Hands On: Alexander West

— Thu, 6th May 2010 —

Mr. Alexander West is on a crusade to single-handedly rid the world of ready-to-wear dress shirts. This affable young banker-cum-custom shirt-maker spends his days doing one-on-one consultations with clients who’ve had it with billowing fabrics, unflattering collars, and inferior construction. Customers can also order online, or send in their favorite shirts, which West will gladly recreate ad infinitum. (West even created a video tutorial showing how to correctly take your own measurements.) Depending on fabric choice — which number into the thousands — shirts range from $100 to $150. A deal, sure, but — if West has his way — a revolution to boot.

Fits like a glove out of the box and unpressed — Instant confidence

We’ve got nothin’ against West’s 2.7 mm-thick mother-of-pearl buttons (standard), but we love our dogs

Spread collar to compliment a long, narrow face

Double stitching — 18 stitches per inch — around the armholes for maximum strength

Happy camper

Photography by Mr. Chris Ribeiro

  1. Maybe its just me…but the sleeves appear too long and the arm holes should be slightly higher.

    tommy tuffnuts

  2. I agree with tommy – the sleeves are too long, and coupled with the low armholes it’s causing some pretty bad bunching around the elbows. I’m guessing by the end of the day the sleeves would be wrinkled quite badly.

  3. I’ve ordered quite a few custom shirts. From my experience, the best results are really from a custom tailor. Even then, you need to work out the kinks on the first shirt, and see how it fits after a few washes at the cleaners. My best experience has been with Leung’s Tailor on Lex near 91st. The shirts are $100 with their stock shirting (typically English, sometimes Italian); more for high end clothes.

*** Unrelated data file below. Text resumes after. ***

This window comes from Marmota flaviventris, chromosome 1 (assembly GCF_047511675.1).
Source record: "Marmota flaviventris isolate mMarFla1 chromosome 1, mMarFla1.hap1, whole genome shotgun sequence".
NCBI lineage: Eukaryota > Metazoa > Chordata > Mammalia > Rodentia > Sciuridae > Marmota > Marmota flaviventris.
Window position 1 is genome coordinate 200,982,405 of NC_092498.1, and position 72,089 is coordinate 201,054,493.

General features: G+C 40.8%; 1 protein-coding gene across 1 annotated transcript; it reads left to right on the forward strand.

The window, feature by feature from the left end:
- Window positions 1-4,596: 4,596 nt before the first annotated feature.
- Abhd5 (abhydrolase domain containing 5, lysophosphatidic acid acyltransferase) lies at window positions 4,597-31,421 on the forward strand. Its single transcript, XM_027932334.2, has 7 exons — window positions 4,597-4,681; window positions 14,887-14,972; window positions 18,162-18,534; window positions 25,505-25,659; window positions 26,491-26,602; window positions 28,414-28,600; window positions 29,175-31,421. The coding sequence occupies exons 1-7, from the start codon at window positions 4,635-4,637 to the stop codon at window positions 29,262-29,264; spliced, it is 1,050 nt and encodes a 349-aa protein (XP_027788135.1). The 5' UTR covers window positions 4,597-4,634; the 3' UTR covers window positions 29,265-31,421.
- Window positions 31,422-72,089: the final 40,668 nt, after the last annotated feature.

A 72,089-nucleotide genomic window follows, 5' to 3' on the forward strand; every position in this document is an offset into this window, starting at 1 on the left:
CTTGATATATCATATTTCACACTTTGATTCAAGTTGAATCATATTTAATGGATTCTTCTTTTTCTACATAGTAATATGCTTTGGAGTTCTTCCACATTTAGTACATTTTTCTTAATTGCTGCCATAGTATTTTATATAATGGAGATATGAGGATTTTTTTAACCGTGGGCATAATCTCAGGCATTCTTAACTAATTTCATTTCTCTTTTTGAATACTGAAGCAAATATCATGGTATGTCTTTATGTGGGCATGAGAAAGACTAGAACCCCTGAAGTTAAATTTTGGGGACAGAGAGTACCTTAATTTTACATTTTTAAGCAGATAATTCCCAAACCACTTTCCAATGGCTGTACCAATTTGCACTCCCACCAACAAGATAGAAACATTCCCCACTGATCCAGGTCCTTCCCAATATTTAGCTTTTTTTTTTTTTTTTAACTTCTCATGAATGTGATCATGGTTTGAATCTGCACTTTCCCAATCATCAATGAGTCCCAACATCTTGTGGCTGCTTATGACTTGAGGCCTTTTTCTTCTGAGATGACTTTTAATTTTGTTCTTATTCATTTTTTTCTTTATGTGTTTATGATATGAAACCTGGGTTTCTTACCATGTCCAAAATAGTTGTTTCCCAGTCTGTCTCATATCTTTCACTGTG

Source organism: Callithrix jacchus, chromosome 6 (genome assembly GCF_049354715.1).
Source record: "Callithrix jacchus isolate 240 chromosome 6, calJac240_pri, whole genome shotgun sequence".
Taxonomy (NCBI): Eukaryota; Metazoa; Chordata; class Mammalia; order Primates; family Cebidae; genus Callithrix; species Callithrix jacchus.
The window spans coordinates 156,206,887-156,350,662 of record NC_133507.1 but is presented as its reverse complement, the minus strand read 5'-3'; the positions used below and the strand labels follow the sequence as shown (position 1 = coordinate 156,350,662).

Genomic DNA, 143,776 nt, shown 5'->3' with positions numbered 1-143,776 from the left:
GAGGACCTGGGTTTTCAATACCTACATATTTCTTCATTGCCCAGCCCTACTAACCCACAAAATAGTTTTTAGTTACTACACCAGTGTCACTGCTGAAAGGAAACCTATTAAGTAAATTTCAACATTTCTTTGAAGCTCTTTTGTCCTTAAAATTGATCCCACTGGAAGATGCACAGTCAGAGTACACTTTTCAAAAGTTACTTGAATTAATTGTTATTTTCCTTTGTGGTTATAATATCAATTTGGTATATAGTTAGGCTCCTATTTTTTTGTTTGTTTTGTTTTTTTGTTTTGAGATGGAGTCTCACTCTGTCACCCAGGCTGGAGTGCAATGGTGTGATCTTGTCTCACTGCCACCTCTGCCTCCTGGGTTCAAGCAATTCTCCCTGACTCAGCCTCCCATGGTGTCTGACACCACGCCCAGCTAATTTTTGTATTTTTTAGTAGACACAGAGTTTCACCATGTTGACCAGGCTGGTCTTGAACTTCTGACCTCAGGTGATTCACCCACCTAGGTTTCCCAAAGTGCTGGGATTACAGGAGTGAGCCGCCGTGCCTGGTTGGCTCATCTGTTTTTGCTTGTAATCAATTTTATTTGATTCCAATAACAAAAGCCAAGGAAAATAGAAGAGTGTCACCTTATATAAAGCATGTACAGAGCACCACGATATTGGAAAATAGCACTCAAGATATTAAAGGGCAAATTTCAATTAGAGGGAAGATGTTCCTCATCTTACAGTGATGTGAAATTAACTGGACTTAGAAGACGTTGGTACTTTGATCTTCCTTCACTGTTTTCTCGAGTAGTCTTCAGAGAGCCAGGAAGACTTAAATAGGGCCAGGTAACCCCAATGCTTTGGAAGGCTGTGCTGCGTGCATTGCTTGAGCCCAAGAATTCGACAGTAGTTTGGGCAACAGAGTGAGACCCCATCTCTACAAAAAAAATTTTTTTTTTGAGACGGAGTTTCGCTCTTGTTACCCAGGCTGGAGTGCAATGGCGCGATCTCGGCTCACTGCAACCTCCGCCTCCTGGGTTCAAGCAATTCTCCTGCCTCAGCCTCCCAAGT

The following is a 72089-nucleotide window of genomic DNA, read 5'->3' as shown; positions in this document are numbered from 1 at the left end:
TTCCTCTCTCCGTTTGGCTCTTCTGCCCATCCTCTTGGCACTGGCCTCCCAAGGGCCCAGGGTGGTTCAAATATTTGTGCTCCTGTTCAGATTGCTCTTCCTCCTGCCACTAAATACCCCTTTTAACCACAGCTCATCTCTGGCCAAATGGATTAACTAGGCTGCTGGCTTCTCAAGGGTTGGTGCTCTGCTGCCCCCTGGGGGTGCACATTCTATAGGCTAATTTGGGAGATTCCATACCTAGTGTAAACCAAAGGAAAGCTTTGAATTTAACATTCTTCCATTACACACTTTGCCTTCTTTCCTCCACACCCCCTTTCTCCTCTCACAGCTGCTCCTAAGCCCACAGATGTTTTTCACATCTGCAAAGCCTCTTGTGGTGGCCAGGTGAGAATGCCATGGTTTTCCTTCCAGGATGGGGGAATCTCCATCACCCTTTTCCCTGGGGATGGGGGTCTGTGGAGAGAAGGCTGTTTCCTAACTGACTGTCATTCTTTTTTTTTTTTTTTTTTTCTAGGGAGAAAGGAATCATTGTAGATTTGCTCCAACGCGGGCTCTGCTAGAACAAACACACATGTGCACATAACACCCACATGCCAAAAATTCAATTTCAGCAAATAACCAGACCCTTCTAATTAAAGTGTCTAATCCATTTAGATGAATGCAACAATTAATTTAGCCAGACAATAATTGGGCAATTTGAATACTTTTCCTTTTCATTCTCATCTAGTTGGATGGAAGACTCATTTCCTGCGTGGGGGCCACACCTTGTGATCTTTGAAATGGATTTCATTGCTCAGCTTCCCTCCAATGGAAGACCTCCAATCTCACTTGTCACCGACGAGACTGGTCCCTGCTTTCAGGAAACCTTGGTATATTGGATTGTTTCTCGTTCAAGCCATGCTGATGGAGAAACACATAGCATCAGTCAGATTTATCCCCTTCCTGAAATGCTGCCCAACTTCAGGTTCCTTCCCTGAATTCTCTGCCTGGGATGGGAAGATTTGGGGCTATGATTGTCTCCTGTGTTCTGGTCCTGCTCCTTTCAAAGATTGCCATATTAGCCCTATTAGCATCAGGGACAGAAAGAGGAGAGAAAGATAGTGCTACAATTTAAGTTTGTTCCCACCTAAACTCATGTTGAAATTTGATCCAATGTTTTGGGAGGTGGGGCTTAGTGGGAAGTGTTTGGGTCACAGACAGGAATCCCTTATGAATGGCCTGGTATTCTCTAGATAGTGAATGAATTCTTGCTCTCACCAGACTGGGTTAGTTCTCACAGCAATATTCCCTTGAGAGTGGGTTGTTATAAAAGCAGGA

I agree with the other posters regarding the fit of the shirt pictured here.


  4. One more note: The HK tailors are fine, but I have had better experience with a local shop (in my case Leung’s) and the price has been comparable.


  5. To Chris and Tommy,

    Thank you for your comments!

    Sleeves should end at the thumb knuckle when the cuff is undone. This will prevent the shirt sleeve riding up above the wrist when a person raises his arm. I cut the shirt sleeve a little long for shrinkage allowance also. I have a feeling that this shirt was not washed before the picture was taken. It takes 3 to 5 washes for the interfacing and fabric to take its natural size.

    As for the armhole, I think it is fine since this is a business shirt. Business professionals prefer regular armholes for comfort while sitting at their desks. Higher armholes tend to be a little restrictive under the armpits. If this was a going-out shirt, I would agree with you guys.

    Depending on the client, all shirts should be cut differently. Also, fitting adjustments are the norm in a custom shirt process. Please feel free to comment with any other comments.

    Alexander West

    Alexander West

  6. You heard the man!

    Thanks for chiming in, Alex. Hope you’re well. I should have noted that the shirt was right out of the box, unpressed, ‘and’ unwashed. Shirt feels great to me, but I might come in for an adjustment simply for the experience.

    All the best,


  7. looks quite good! I agree that the sleeves appear a bit too long though. There is so many mtm shirt makers out there already, I discover a new one almost every week…

  8. I do not think that the shirts looks that good.It would be hard to tell that it was not a ready made verses custom or MTM..I do agree that you are best off with the shirt made in USA and with a professional clothier rather than an actual tailor.Find most tailors have very little idea about style which is what clothing is all about…This is only my professional opinion…

    horace greely

  9. Looks like they did a really poor job on that shirt. Definitely not bespoke quality. I’d go elsewhere for better.

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